UNLABELLED: The use of positron emitter-labeled compounds for somatostatin receptor imaging (SRI) has become attractive because of the prospect of improved spatial resolution, accelerated imaging procedures, and the ability to quantify tissue radioactivity concentrations. This paper provides results from first-in-humans use of (64)Cu-DOTATATE, an avidly binding somatostatin receptor ligand linked to a radioisotope with intermediate half-life and favorable positron energy (half-life, 12.7 h; maximum positron energy, 0.653 MeV).
METHODS: In a prospective setup, 14 patients with a history of neuroendocrine tumors underwent both PET/CT with (64)Cu-DOTATATE and SPECT/CT with our current routine imaging agent (111)In-diethylenetriaminepentaacetic acid-octreotide. After intravenous injection of 193-232 MBq of (64)Cu-DOTATATE, whole-body PET scans were acquired at 1 h (n = 14), 3 h (n = 12), and 24 h (n = 5) after administration. Tissue radioactivity concentrations for normal organs and lesions were quantified, and standardized uptake values were calculated for the early (1 h) and delayed (3 h) scans. Using the data for 5 patients, we assessed the radiation dose with OLINDA/EXM software. Furthermore, the clinical performance of (64)Cu-DOTATATE with respect to lesion detection was compared with conventional SRI.
RESULTS: SRI with (64)Cu-DOTATATE produced images of excellent quality and high spatial resolution. Images were characterized by high and stable tumor-to-background ratios over an imaging time window of at least 3 h. Compared with conventional scintigraphy, (64)Cu-DOTATATE PET identified additional lesions in 6 of 14 patients (43%). In 5 patients, lesions were localized in organs and organ systems not previously known as metastatic sites, including the early-stage detection of a secondary neuroendocrine tumor in a patient with a known mutation in the multiple endocrine neoplasia type I gene. All major additional findings seen only on PET could be confirmed on the basis of a clinical follow-up interval of 18 mo. Calculated radiation dose estimates yielded an effective dose of 6.3 mSv for an injected activity of 200 MBq of (64)Cu-DOTATATE, with the liver being the organ with the highest absorbed radiation dose (0.16 mGy/MBq).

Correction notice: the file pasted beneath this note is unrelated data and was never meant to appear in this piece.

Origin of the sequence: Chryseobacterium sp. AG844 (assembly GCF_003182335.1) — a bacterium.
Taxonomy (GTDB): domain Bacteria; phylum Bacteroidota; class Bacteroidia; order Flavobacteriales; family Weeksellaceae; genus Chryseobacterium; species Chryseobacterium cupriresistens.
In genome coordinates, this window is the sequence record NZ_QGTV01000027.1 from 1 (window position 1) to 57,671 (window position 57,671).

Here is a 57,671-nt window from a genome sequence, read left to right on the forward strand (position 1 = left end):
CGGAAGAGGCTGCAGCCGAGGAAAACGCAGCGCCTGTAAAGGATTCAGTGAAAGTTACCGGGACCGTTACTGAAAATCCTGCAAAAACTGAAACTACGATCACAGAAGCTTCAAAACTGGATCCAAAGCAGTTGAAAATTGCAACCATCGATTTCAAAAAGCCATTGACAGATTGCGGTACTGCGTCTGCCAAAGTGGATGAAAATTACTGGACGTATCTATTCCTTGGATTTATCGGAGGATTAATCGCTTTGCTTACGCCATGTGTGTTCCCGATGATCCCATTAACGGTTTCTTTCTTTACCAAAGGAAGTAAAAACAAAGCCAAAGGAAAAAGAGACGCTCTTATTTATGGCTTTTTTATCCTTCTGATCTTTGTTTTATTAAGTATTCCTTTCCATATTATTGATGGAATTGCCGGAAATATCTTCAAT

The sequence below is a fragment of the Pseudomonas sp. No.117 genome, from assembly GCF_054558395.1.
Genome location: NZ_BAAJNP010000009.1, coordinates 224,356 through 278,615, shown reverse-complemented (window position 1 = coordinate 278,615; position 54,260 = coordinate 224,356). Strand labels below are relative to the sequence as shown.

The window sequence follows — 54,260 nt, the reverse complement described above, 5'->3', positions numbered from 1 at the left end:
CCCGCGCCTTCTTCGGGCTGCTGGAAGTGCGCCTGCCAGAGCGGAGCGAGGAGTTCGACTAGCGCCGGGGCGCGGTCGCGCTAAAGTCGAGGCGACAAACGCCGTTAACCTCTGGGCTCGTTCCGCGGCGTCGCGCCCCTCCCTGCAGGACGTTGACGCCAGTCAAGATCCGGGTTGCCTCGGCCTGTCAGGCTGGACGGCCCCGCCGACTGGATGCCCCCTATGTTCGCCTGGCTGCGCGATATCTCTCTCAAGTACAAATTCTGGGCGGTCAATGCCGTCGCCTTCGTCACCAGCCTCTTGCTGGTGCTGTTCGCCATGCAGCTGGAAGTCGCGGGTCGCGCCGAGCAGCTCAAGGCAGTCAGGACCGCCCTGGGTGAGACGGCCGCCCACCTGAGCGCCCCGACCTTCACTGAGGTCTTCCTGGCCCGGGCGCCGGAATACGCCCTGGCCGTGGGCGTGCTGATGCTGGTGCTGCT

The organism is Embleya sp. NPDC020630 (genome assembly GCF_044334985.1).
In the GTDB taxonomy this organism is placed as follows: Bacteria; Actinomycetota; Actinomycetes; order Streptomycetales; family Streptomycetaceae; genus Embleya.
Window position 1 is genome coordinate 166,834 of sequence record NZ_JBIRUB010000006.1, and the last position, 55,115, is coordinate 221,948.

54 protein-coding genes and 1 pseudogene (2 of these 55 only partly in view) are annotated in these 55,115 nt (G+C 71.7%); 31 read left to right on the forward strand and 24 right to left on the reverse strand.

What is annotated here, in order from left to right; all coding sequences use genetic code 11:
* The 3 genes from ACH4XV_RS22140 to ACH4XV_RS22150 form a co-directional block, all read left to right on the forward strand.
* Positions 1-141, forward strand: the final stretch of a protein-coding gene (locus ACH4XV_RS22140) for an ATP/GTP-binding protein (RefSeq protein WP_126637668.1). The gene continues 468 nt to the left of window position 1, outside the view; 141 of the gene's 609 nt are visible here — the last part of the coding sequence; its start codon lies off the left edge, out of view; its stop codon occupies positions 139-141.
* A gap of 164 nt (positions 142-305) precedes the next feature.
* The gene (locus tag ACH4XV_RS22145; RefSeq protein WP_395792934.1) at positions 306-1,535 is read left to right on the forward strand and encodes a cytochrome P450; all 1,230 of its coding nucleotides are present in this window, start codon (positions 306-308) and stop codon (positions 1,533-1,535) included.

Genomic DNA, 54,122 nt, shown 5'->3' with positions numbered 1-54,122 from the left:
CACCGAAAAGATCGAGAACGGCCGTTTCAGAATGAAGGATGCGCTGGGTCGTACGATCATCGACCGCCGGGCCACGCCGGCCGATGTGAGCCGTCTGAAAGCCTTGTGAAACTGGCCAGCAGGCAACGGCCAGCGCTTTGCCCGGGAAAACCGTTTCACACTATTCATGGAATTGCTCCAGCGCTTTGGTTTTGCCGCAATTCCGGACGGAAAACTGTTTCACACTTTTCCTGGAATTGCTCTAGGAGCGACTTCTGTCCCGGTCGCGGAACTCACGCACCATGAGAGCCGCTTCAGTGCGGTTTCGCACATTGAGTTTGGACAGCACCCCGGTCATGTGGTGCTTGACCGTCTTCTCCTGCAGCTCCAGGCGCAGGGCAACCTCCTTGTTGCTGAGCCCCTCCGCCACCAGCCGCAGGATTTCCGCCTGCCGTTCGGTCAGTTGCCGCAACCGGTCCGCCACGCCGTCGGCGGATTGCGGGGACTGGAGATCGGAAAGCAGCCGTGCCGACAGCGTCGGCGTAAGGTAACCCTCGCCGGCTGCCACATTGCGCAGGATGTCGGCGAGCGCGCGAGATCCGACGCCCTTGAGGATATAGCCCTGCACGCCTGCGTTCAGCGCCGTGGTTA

CONCLUSION: This first-in-humans study supports the clinical use of (64)Cu-DOTATATE for SRI with excellent imaging quality, reduced radiation burden, and increased lesion detection rate when compared with (111)In-diethylenetriaminepentaacetic acid-octreotide.

Suzuki K, Yamashita S
Low-dose radiation exposure and carcinogenesis.
Jpn J Clin Oncol. 2012; 42(7):563-8 [PubMed] Related Publications
Absorption of energy from ionizing radiation by the genetic material in the cell leads to damage to DNA, which in turn leads to cell death, chromosome aberrations and gene mutations. While early or deterministic effects result from organ and tissue damage caused by cell killing, latter two are considered to be involved in the initial events that lead to the development of cancer. Epidemiological studies have demonstrated the dose-response relationships for cancer induction and quantitative evaluations of cancer risk following exposure to moderate to high doses of low-linear energy transfer radiation. A linear, no-threshold model has been applied to assessment of the risks resulting from exposure to moderate and high doses of ionizing radiation; however, a statistically significant increase has hardly been described for radiation doses below 100 mSv. This review summarizes our current knowledge of the physical and biological features of low-dose radiation and discusses the possibilities of induction of cancer by low-dose radiation.

Papadaki C, Sfakianaki M, Ioannidis G, et al.
ERCC1 and BRAC1 mRNA expression levels in the primary tumor could predict the effectiveness of the second-line cisplatin-based chemotherapy in pretreated patients with metastatic non-small cell lung cancer.
J Thorac Oncol. 2012; 7(4):663-71 [PubMed] Related Publications
INTRODUCTION: The potential predictive role of BRCA1 and ERCC1 expression levels in patients with metastatic non-small cell lung cancer (NSCLC) receiving second-line platinum-based chemotherapy was investigated.